I love Kentucky. I was born here, and moved back from New York City to raise a family. What I also love about Kentucky is its unfettered access to the civil justice system. The Kentucky Legislature, however, may again consider a drastic measure to close the civil justice system’s doors to medical malpractice and nursing home abuse victims by possibly establishing medical review panels to allegedly ferret out “frivolous” claims.
During the current legislative session, Republican lawmakers will once again attempt to introduce legislation establishing medical review panels to reduce the number of “unmeritorious” medical malpractice and nursing home abuse claims being filed. In 2013, Sen. Julie Denton (R., Louisville) introduced SB 9, which would have established medical review panels for nursing home abuse. Fortunately for Kentucky seniors, that legislation never went to the Kentucky House floor for a vote. This year, the effort to establish medical review panels is again gaining steam. What’s more, “coalitions” of Kentucky businesses and industry groups is becoming increasingly vocal in its support for establishing medical review panels.
One such group, Care First Kentucky, claims, “[P]ersonal injury lawyers . . . prey upon our healthcare providers and cost the rest of us a lot of money. Medical malpractice liability takes a significant financial toll on Kentucky’s health care providers, including nurses, doctors, hospitals, and nursing homes . . . The growing number of meritless lawsuits against caregivers increases costs for consumers and diverts critical funds away from care.” Unfortunately, Care First Kentucky, a “coalition” whose members represent big business and the medical establishment, including the Kentucky Medical Association, the Kentucky Chamber of Commerce, Greater Louisville, Inc. (the Louisville Chamber of Commerce), and the Kentucky Assisted Living Facilities Association, among others, completely ignores the relevant data about the true medical malpractice crisis.
As it currently stands, 98,000 deaths occur every year in the United States due preventable medical errors, which makes medical malpractice the sixth leading cause of American deaths. Recent studies show that limiting victim’s rights may save less than one half of one percent of healthcare dollars. On the other hand, studies have shown that the costs associated with preventable medical errors are $1 trillion dollars.
Moreover, medical review panel proponents claim “tort reform” is necessary to increase the number of healthcare providers in the Commonwealth. Another recently released study shows the most glaring shortages of healthcare providers in metropolitan cities are in California and Texas, states that have had limitations on medical negligence cases for more than 40 years and 10 years, respectively. As it stands now, Kentucky has more doctors per capita than either California or Texas. Additionally, at least seven states have repealed their medical review panels and five other states have found them unconstitutional.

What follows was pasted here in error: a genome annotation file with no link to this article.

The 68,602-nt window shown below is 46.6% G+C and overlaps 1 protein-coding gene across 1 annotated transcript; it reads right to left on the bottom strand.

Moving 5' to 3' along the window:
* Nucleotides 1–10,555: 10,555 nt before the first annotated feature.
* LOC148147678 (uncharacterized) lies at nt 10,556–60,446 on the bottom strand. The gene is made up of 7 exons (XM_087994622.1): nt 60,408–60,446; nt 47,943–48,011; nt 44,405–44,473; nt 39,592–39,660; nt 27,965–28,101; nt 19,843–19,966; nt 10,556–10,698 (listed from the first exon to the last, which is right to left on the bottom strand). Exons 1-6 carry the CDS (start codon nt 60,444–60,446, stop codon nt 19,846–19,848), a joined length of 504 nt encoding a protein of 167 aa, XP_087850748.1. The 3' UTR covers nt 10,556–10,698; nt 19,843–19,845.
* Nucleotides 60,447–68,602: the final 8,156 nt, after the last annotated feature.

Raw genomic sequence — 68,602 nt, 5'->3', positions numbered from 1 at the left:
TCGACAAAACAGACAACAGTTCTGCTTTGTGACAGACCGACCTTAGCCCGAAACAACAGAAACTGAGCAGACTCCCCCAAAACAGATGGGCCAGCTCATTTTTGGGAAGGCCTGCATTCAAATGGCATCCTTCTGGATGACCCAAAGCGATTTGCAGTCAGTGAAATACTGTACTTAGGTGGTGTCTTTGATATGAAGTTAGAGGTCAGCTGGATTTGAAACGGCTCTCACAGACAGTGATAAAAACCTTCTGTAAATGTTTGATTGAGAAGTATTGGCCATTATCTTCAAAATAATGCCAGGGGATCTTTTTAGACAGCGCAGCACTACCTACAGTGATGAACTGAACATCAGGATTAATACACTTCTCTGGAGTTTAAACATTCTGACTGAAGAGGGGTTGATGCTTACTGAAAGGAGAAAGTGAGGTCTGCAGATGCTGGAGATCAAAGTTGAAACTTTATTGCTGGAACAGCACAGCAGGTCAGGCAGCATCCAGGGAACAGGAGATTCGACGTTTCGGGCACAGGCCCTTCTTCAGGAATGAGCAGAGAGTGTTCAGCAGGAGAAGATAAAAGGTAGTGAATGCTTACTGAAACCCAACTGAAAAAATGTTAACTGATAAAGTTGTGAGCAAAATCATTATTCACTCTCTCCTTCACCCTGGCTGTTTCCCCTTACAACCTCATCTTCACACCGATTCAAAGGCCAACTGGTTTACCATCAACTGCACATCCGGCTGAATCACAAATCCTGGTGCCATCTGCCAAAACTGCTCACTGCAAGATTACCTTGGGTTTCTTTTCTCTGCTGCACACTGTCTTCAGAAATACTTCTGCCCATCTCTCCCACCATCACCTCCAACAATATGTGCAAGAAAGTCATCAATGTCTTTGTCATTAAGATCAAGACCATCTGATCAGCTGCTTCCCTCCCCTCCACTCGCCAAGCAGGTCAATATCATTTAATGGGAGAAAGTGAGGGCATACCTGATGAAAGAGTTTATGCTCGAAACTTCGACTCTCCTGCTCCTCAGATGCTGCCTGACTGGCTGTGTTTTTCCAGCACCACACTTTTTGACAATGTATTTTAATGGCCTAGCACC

The most recent data from the Kentucky Court Trial Review (“KTCR”), which monitors and reports civil jury verdicts in Kentucky, disproves Care First Kentucky’s unfounded notion “frivolous lawsuits” are overburdening Kentucky courts. That is because in 2013, only one nursing home abuse case went to trial! There have only been sixteen nursing home abuse trials in Kentucky over the past decade. Furthermore, from 1998 through 2013, less than 23% of Kentucky medical negligence cases have resulted in plaintiff’s verdicts!
It’s also worth mentioning Louisville, Kentucky is the home to many of the largest for-profit nursing home and long-term care companies in the United States, including Kindred Healthcare, Signature Healthcare, and Trilogy Health Services. Despite these companies’ conspicuous presence in the Commonwealth, Kentucky’s nursing homes get a “D” grade. Isn’t that a tad ironic? And, what’s equally disturbing is some of these companies have threatened to move their headquarters from Kentucky if tort reform, including medical review panels, is not enacted. What’s good for these companies’ profits certainly isn’t good for patient care!
If you live in Kentucky, I strongly recommend you contact your local state senator or legislator to voice your opposition to establishing medical review panels. The data is in – medical review panels do not improve the quality of patient care, and do not save significant money. Rather, they simply foreclose people’s 7th Amendment right to a jury trial. If we really want to improve Kentucky’s health care, we should let physicians and other medical providers know their preventable mistakes can have disastrous consequences, and often result in death.